Common problems for very large environments


Article ID: 180423


Updated On:


Patch Management Solution for Windows Management Platform (Formerly known as Notification Server)




What kinds of performance and usage problems have been encountered in large environments?


Recovery Solution
  • Default configuration of the RS database is configured to grow in 1MB increments.  Database can easily grow to 50+ GB.  All environments can safely change the growth rate to 10% of prior DB size.  Because the database file growth occurred in very tiny increments, the disk will be heavily fragmented.  Use traditional disk defragmentation tools to defrag the database (after temporarily stopping the SQL service). 

  • New RS implementations should strongly consider increasing the allocated database file size to 30GB.  This minimizes the file fragmentation issue, and avoids a performance hit that occurs each time the database file size is automatically increased.  Rule of thumb for RS database size is 2-5% of the space used to store the backed-up files.  Smaller environments will be closer to the 5% end of the range.  Large environments will be closer to 2%.
Patch Management
  • New releases cause a large temporary spike of Inventory Rule retrieval and uploading of new scanning data. This load spike can overwhelm IIS to the point that the NS console is unavailable for 4–8 hours.

    Patch Management 6.2 supports the ability to move the Inventory Rule Web service to a separate application pool. This technique isolates the rest of the Notification Server from the load spike that was overwhelming standard agent and console communications. See article 25655 for implementation instructions.

  • Patch Inventory Rule scanning is too frequent. Avoid using intervals less than the default of 4 hours in production environments. 
Application Metering
  • Enabling monitoring of start and stop events for .exe files can overwhelm the server with event traffic. This is not recommended for any customer, but particularly painful for large environments. 

    The newest version of Application Metering includes some batch upload capabilities that may resolve this concern.

  • Disable the "All Applications" Monitor Policy as it will enable all the clients to send summary data for every .EXE.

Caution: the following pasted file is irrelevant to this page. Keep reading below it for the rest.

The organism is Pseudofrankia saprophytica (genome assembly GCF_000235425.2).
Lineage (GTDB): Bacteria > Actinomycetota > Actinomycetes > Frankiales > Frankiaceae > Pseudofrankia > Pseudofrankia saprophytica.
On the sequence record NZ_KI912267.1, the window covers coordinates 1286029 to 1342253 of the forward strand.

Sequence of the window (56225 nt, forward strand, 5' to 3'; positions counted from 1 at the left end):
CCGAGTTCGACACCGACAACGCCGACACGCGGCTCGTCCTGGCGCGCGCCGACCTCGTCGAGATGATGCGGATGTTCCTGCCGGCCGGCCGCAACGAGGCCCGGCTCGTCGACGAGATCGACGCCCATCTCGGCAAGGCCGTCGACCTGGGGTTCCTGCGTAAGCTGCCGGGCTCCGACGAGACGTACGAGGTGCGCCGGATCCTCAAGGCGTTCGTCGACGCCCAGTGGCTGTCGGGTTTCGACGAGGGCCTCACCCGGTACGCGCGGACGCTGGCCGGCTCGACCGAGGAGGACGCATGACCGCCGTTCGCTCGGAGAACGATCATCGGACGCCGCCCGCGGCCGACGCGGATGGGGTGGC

Inventory Solution
  • Using the default of running all Inventory scanning on all computers at the same time each day or week will temporarily flood the NS queues until all NSEs have been processed. To alleviate, break-up inventory scanning into multiple collections which run on different days or utilize aexruncontrol.exe to randomize the scan times.

    For implementation details, see article 32175, "How to scale Inventory Solution in very large environments."
Asset Management
  • Client facing Notification Servers with 10,000 plus nodes do not respond quickly (on a consistent basis) due to the inevitable spikes in agent communication and data uploading. The real time interaction for Asset Management functions involves lots of data entry. To avoid console performance delays, implement a secondary Notification Server and forward the inventory to the dedicated Reporting/AMS server.
Notification Server
  • Collection update intervals are too frequent. The Notification Server and SQL will spend too much processing time rebuilding collections which could be better spent replying to agent requests, processing NSEs, and rendering the Notification Server console. 

    To avoid problems, stagger the delta and collection update schedules, and increase to 4+ hours.

  • Agent check-in intervals are too frequent. Agent configuration request processing is usually the highest source of load on the Notification Server. Agent policies (Tasks) aren't frequently modified due to change control procedures (in very large environments). Checking in too frequently results in the agents retrieving no new configuration data. The Notification Server must still review all enabled policies that apply to the agent.

    To avoid problems, increase the Altiris Agent check-in interval to a more reasonable setting such as 4–6 hours.

  • Report rendering hurts server performance. By default, the display row count is remembered for all future reports. Customers will frequently set the display row count to "All", which is fine for some smaller reports, but will cause 50,000 rows to returned for others.

    To avoid performance problems, update a SQL stored procedure (article 22542) This will reset the display row count before running each report.
  • Resource Data History tab: In large environments (10,000 plus nodes), the query behind the History tab within the Resource Manager can cause severe CPU/Memory and SQL utilization spikes. 

    To avoid the issue, implement a reporting Notification Server (forward the inventory to it), and avoid viewing the Resource History data on the client facing Notification Server.

  • Improving IIS and Notification Server response times by disabling debug mode: This is a common configuration that can (and should) be safely disabled on any Notification Server. High traffic environments with multiple Notification Server console users are the most heavily impacted. Follow the instructions as provided in article 33499.